Was it more than just silver?
Then Judas Iscariot, who was one of the twelve, went to the chief priests in order to betray him to them. And when they heard it, they were glad and promised to give him money. And he sought an opportunity to betray him. (Mark 14:10-11)
There has been much speculation regarding Judas' motives in betraying Jesus, but in the end they are just that speculation. The only reasons the Gospels record are those of greed.
"And everyone who has left houses or brothers or sisters or father or mother or children or lands, for my name's sake, will receive a hundredfold and will inherit eternal life. But many who are first will be last, and the last first. For the kingdom of heaven is like...” (Matthew 19:29-20:1a)
It has become common knowledge that God will bless people 100 times over (or with “100% interest”) for what they sacrifice for the sake of the Kingdom. However, because this parable has been lifted from the context of Jesus' larger teaching (since Jesus is the most misquoted person in history), people have used it to support their worldly inspired visions of a material heaven.
Codex Aureus of Echternach
“The poor man [Lazerus] died and was carried by the angels to Abraham's side. The rich man also died and was buried, and in Hades, being in torment, he lifted up his eyes and saw Abraham far off and Lazarus at his side.” (Luke 16:22-23)
While the story of Lazerus and the rich man is a parable, that doesn't negate the Truth elements depicted in it. Jesus is never known to fabricate or repeat myths even in his parabolic storytelling. Thus, even if the events described didn't happen historically (though Lazerus is the only named character in a parable), the
Priorities Jesus set regarding our relationship to God, people, & material things
"One who is faithful in a very little is also faithful in much, and one who is dishonest in a very little is also dishonest in much. If then you have not been faithful in the unrighteous wealth, who will entrust to you the true riches? And if you have not been faithful in that which is another's, who will give you that which is your own? No servant can serve two masters, for either he will hate the one and love the other, or he will be devoted to the one and despise the other. You cannot serve God and money." (Luke 16:10-13).
Trust with riches & relationships are earned. It's amazing how many people misinterpret this passage for Jesus' teaching here isn't rocket science.
What lesson for Christian stewardship can be applied from the parable of the Unjust Manager? (Luke 16:1-13)
“do you not know that your body is a temple of the Holy Spirit within you, whom you have from God? You are not your own, for you were bought with a price. So glorify God in your body. (1Corinthians 6:19-20)
Paul outlined that God not only created us, but bought us back from the life of sin we chose over Him. While Paul is explicitly speaking of our physical bodies, it would seem natural to extend such a philosophy of indebtedness to every aspect of our lives, for if our own bodies are not our own, how much more so the skills and knowledge He gave us? The families and friends that bless us? The jobs and wealth that He has granted us? Should we not see ourselves as nothing more than stewards when it comes to every aspect of our lives? In this regard, we need to act more like the shrewd manager, that is thinking of my future, my eternal future. Each day we should be waking up and asking, how can we use these possessions and qualities that we've been granted authority over to impact my true home, the eternal Kingdom. Whether it be money, time, or talents, investing them back into the Kingdom from which they came, and to which we will live in for eternity, is the most logical approach.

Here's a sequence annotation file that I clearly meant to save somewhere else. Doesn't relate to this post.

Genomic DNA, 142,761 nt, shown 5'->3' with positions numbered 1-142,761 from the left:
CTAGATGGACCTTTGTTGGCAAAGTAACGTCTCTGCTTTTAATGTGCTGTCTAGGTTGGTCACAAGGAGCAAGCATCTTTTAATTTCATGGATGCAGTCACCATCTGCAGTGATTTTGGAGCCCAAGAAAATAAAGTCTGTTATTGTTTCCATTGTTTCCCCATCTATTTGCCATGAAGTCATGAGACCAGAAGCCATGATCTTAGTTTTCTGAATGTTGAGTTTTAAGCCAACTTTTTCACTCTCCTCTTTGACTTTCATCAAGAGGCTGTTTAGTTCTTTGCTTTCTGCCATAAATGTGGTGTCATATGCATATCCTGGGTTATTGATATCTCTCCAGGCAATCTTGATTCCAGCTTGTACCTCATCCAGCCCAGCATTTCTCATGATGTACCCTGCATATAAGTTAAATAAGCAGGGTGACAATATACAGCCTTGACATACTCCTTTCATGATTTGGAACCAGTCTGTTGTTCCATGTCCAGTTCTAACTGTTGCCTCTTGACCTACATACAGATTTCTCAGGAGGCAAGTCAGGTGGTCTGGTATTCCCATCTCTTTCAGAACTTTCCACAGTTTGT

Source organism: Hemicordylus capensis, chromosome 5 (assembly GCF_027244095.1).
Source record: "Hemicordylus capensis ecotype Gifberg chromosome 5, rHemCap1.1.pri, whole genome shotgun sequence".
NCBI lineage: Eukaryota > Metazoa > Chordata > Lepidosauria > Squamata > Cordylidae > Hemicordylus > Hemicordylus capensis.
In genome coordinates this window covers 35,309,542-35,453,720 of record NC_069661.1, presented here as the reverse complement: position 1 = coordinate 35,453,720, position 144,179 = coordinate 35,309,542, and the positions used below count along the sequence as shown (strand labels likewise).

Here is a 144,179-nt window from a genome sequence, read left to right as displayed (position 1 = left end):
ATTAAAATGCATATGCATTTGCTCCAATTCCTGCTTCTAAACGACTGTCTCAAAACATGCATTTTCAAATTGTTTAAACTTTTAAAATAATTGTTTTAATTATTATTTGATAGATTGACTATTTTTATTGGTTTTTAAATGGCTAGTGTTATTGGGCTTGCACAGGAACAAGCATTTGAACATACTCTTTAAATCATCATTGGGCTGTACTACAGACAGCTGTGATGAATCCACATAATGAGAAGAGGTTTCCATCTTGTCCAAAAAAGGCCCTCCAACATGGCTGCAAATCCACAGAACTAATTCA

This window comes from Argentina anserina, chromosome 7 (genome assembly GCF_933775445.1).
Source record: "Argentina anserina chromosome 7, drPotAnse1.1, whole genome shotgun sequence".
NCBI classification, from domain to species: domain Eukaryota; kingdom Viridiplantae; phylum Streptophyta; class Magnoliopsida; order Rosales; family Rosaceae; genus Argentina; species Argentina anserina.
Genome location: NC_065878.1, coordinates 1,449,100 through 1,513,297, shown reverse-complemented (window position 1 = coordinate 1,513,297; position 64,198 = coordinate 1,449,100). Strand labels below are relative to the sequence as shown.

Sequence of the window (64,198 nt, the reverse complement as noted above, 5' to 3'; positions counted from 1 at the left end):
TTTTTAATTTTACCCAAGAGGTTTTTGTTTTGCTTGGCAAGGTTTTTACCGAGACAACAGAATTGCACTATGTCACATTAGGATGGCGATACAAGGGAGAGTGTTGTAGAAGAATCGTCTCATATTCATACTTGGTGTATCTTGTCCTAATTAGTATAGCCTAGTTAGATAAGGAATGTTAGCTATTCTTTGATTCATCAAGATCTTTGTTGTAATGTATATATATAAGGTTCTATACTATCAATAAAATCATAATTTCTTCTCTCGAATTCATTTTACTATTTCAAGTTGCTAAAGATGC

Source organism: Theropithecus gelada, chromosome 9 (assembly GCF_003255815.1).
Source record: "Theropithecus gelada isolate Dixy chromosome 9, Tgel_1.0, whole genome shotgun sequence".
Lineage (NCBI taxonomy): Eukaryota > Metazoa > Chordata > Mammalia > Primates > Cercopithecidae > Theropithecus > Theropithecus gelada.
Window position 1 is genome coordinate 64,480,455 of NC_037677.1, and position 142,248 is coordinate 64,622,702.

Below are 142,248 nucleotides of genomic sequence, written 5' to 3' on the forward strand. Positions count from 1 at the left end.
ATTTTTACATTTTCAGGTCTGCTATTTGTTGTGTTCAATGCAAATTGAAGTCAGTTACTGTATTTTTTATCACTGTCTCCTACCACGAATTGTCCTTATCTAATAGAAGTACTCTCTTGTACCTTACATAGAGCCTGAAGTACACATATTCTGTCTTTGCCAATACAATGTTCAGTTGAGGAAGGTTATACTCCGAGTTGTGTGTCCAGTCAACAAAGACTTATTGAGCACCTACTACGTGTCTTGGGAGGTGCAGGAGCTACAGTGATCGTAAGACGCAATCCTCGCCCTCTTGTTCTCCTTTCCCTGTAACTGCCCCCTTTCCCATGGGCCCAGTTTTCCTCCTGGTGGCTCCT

Lead with a towel
When he [Jesus] had finished washing their feet, he put on his clothes and returned to his place. “Do you understand what I have done for you?” he asked them. “You call me ‘Teacher’ and ‘Lord,’ and rightly so, for that is what I am. Now that I, your Lord and Teacher, have washed your feet, you also should wash one another’s feet. I have set you an example that you should do as I have done for you. Very truly I tell you, no servant is greater than his master, nor is a messenger greater than the one who sent him. Now that you know these things, you will be blessed if you do them. (John 13:12-17)
During the Upper Room Discourse (the Last Supper), Jesus gave his disciples final teachings to to prepare them for leadership in his physical* absence. Here Jesus delivers one of the most memorable lessons on humility and leadership. God incarnate took the position of a servant/slave and washed the gritty sandaled feet of 12 sweaty men who'd been walking all day.
In Luke's account of the Last Supper (Luke 22:7-38) he tells that once again the 12 disciples began to dispute who among them was to be considered the greatest (v24). Jesus then spells out the upside down kingdom again (just as in Matthew 18:1-9) by revealing that the one who rules is the one who serves, just as Christ served them.
What are our true priorities?
We can tell by when and how often our wallets make an appearance.
These statistics were printed in a November 2010 church bulletin at Fellowship Bible Church in Roswell, Georgia.
They speak for themselves.
U.S. Spending per year
Cars - $600,000,000,000
Xmas gifts - $250,000,000,000
Fast Food - $110,000,000,000
Ice Cream - $20,000,000,000
Weight Loss - $33,000,000,000
Missions - $39,000,000
Global Needs for every man, woman, and child
Basic Education - $6,000,000,000
Water/Sanitation - $9,000,000,000
Basic Health - $13,000,000,000
The basic humanitarian needs of the world could be met if Americans would be less selfish in one area by spending:
5% less on Cars
12% less on Xmas Gifts
22% less on Fast Food and Ice Cream
The money saved on weight loss products would more than cover the world's need.
Are we being good stewards of what we've been given?